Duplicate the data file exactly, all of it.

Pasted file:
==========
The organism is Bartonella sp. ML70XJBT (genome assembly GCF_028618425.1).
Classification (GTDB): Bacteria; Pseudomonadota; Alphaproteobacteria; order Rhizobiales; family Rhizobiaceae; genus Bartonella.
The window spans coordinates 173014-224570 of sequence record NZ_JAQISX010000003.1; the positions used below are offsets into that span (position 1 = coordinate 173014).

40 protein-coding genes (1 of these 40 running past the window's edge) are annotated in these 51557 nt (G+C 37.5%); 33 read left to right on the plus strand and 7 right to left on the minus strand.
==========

The organism is Bartonella sp. ML70XJBT (genome assembly GCF_028618425.1).
Classification (GTDB): Bacteria; Pseudomonadota; Alphaproteobacteria; order Rhizobiales; family Rhizobiaceae; genus Bartonella.
The window spans coordinates 173014-224570 of sequence record NZ_JAQISX010000003.1; the positions used below are offsets into that span (position 1 = coordinate 173014).

40 protein-coding genes (1 of these 40 running past the window's edge) are annotated in these 51557 nt (G+C 37.5%); 33 read left to right on the plus strand and 7 right to left on the minus strand.